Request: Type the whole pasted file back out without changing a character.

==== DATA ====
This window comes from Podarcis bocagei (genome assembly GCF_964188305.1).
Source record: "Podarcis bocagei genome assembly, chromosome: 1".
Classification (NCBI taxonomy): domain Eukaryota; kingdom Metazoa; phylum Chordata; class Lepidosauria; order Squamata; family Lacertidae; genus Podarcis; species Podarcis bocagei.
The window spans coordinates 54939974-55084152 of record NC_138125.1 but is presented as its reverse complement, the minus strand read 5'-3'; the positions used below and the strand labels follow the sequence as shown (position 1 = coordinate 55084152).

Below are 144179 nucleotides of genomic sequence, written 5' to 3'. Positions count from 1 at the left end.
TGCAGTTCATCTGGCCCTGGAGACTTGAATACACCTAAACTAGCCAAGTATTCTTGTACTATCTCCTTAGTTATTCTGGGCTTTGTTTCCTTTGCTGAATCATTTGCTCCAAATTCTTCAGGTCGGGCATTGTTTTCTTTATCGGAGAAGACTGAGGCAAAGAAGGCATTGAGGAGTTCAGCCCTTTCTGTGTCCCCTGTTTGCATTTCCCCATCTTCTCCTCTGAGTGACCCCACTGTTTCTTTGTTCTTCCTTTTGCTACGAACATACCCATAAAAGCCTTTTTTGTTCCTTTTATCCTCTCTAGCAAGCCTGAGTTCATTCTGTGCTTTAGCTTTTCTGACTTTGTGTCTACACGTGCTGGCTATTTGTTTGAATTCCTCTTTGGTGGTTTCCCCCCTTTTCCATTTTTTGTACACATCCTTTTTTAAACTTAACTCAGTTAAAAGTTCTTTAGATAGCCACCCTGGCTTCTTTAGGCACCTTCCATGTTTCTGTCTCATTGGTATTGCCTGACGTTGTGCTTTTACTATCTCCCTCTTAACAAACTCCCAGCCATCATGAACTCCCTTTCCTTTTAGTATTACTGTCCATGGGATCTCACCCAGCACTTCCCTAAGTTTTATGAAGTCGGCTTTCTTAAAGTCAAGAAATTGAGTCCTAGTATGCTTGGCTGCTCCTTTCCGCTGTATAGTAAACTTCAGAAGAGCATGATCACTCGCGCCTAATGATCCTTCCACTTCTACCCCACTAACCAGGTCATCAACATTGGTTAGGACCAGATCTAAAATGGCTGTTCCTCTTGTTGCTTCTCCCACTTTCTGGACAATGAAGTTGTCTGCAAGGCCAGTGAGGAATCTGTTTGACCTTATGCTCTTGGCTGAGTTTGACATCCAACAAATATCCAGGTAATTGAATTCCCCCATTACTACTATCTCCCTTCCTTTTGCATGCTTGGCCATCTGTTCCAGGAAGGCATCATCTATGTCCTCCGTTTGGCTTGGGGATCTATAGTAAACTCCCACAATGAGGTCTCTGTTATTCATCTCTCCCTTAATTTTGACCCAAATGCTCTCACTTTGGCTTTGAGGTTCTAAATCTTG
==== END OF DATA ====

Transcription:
This window comes from Podarcis bocagei (genome assembly GCF_964188305.1).
Source record: "Podarcis bocagei genome assembly, chromosome: 1".
Classification (NCBI taxonomy): domain Eukaryota; kingdom Metazoa; phylum Chordata; class Lepidosauria; order Squamata; family Lacertidae; genus Podarcis; species Podarcis bocagei.
The window spans coordinates 54939974-55084152 of record NC_138125.1 but is presented as its reverse complement, the minus strand read 5'-3'; the positions used below and the strand labels follow the sequence as shown (position 1 = coordinate 55084152).

Below are 144179 nucleotides of genomic sequence, written 5' to 3'. Positions count from 1 at the left end.
TGCAGTTCATCTGGCCCTGGAGACTTGAATACACCTAAACTAGCCAAGTATTCTTGTACTATCTCCTTAGTTATTCTGGGCTTTGTTTCCTTTGCTGAATCATTTGCTCCAAATTCTTCAGGTCGGGCATTGTTTTCTTTATCGGAGAAGACTGAGGCAAAGAAGGCATTGAGGAGTTCAGCCCTTTCTGTGTCCCCTGTTTGCATTTCCCCATCTTCTCCTCTGAGTGACCCCACTGTTTCTTTGTTCTTCCTTTTGCTACGAACATACCCATAAAAGCCTTTTTTGTTCCTTTTATCCTCTCTAGCAAGCCTGAGTTCATTCTGTGCTTTAGCTTTTCTGACTTTGTGTCTACACGTGCTGGCTATTTGTTTGAATTCCTCTTTGGTGGTTTCCCCCCTTTTCCATTTTTTGTACACATCCTTTTTTAAACTTAACTCAGTTAAAAGTTCTTTAGATAGCCACCCTGGCTTCTTTAGGCACCTTCCATGTTTCTGTCTCATTGGTATTGCCTGACGTTGTGCTTTTACTATCTCCCTCTTAACAAACTCCCAGCCATCATGAACTCCCTTTCCTTTTAGTATTACTGTCCATGGGATCTCACCCAGCACTTCCCTAAGTTTTATGAAGTCGGCTTTCTTAAAGTCAAGAAATTGAGTCCTAGTATGCTTGGCTGCTCCTTTCCGCTGTATAGTAAACTTCAGAAGAGCATGATCACTCGCGCCTAATGATCCTTCCACTTCTACCCCACTAACCAGGTCATCAACATTGGTTAGGACCAGATCTAAAATGGCTGTTCCTCTTGTTGCTTCTCCCACTTTCTGGACAATGAAGTTGTCTGCAAGGCCAGTGAGGAATCTGTTTGACCTTATGCTCTTGGCTGAGTTTGACATCCAACAAATATCCAGGTAATTGAATTCCCCCATTACTACTATCTCCCTTCCTTTTGCATGCTTGGCCATCTGTTCCAGGAAGGCATCATCTATGTCCTCCGTTTGGCTTGGGGATCTATAGTAAACTCCCACAATGAGGTCTCTGTTATTCATCTCTCCCTTAATTTTGACCCAAATGCTCTCACTTTGGCTTTGAGGTTCTAAATCTTG